Cross-sectional study exploring sugar- sweetened beverages (SSB) consumption among students.
Cardiff Metropolitan University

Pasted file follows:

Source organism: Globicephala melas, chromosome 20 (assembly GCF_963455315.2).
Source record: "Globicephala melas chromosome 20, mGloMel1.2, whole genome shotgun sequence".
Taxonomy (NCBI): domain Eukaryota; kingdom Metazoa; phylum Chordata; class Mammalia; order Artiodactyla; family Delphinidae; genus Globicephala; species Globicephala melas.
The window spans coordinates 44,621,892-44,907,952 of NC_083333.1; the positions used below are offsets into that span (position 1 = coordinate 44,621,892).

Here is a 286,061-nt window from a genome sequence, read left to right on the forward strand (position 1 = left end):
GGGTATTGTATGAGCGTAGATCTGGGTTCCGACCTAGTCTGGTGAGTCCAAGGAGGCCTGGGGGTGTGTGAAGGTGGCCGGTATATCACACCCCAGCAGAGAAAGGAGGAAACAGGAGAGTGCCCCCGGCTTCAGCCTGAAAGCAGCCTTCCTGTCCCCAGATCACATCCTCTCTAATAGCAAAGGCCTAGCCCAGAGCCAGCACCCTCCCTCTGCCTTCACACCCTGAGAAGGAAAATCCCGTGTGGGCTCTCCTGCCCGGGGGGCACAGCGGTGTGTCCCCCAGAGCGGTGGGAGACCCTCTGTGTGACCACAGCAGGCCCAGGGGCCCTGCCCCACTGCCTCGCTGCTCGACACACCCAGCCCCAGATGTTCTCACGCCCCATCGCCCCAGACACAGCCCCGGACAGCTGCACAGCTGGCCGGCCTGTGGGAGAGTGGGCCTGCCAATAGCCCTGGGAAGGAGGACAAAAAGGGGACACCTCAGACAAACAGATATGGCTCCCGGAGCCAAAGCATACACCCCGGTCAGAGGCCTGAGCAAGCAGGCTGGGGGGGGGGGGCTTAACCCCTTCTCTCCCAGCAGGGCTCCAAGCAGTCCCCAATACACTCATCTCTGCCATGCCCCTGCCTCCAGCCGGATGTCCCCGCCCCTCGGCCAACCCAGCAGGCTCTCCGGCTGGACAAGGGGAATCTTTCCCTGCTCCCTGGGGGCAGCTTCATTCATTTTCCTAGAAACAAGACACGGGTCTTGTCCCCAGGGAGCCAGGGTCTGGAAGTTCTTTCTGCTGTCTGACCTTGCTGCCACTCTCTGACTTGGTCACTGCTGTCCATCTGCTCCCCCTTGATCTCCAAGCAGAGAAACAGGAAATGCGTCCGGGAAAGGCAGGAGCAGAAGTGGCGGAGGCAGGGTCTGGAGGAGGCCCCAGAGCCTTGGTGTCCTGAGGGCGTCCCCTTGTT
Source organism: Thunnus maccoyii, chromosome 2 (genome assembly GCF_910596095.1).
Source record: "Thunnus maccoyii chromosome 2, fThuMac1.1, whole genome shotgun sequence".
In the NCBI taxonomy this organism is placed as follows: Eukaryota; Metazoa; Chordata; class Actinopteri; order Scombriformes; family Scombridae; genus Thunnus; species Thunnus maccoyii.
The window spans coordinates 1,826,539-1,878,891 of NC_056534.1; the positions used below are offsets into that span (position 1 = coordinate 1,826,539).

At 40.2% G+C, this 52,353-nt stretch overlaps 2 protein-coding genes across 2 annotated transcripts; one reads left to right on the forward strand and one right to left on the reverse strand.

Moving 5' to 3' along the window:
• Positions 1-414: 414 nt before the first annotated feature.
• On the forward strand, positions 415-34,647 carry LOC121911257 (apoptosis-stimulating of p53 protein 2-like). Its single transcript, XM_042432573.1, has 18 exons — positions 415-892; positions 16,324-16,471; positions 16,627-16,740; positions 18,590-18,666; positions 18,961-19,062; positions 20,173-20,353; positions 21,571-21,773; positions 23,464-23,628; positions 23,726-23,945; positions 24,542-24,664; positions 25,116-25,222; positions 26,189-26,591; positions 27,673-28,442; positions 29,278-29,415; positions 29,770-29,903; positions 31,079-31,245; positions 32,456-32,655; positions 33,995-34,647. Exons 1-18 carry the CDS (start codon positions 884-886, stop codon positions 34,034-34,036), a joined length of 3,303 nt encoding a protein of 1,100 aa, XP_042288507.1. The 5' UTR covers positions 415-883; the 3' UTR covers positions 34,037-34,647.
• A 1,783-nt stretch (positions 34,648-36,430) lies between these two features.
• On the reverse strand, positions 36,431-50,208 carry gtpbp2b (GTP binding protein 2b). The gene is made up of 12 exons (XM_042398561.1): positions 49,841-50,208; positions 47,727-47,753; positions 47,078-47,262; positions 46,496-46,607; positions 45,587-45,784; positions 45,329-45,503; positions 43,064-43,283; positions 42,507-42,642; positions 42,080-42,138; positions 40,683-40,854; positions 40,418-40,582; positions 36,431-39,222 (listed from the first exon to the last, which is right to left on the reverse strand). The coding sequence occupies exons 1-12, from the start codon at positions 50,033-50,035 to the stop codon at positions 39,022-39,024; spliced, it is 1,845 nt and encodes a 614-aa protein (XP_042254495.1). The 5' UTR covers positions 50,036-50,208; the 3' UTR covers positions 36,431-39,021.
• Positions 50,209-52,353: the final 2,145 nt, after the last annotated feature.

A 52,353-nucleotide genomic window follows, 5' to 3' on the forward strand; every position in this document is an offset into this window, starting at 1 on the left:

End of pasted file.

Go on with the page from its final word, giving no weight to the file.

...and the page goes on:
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Background Consumption of sugar sweetened beverages(SSBs) may be a key contributor to the epidemic of overweight and obesity. To date, very few studies have researched SSB consumption in students. The aim of the project is to investigate SSB consumption among Cardiff Metropolitan School of Health Sciences students and identify the trends, perceptions and general contribution within the diet of SSB. Methods: A cross-sectional quantitative study involving 80 health science students, who completed a 33-question self-administered questionnaire to detail their SSB consumption, beliefs, perceptions and general contribution within diet. Results: There were 58 female participants and 22 male participants with a mean age of 21.9. The majority of participants reported to consume SSBs once or twice per week with fruit drinks being the most popular (n=30, 37.5%). Energy drinks was reported to be the least popular SSB with 77.5% (n=62) of participants reporting to never consume it. Tooth decay was perceived to be highly associated with increased SSB consumption with a total of 66 participants (83%). The majority of the participants in the 18-21 age subgroup agreed that advertisement influenced their SSB choice whereas the majority in the 22-25 age subgroup disagreed. Conclusions: This cross-sectional study identified the frequency of SSB consumption in students and general trends, beliefs and perceptions regarding SSBs. Considering the limited data available regarding SSB consumption in students. It is recommended for larger future studies to elaborate on the findings from this study.
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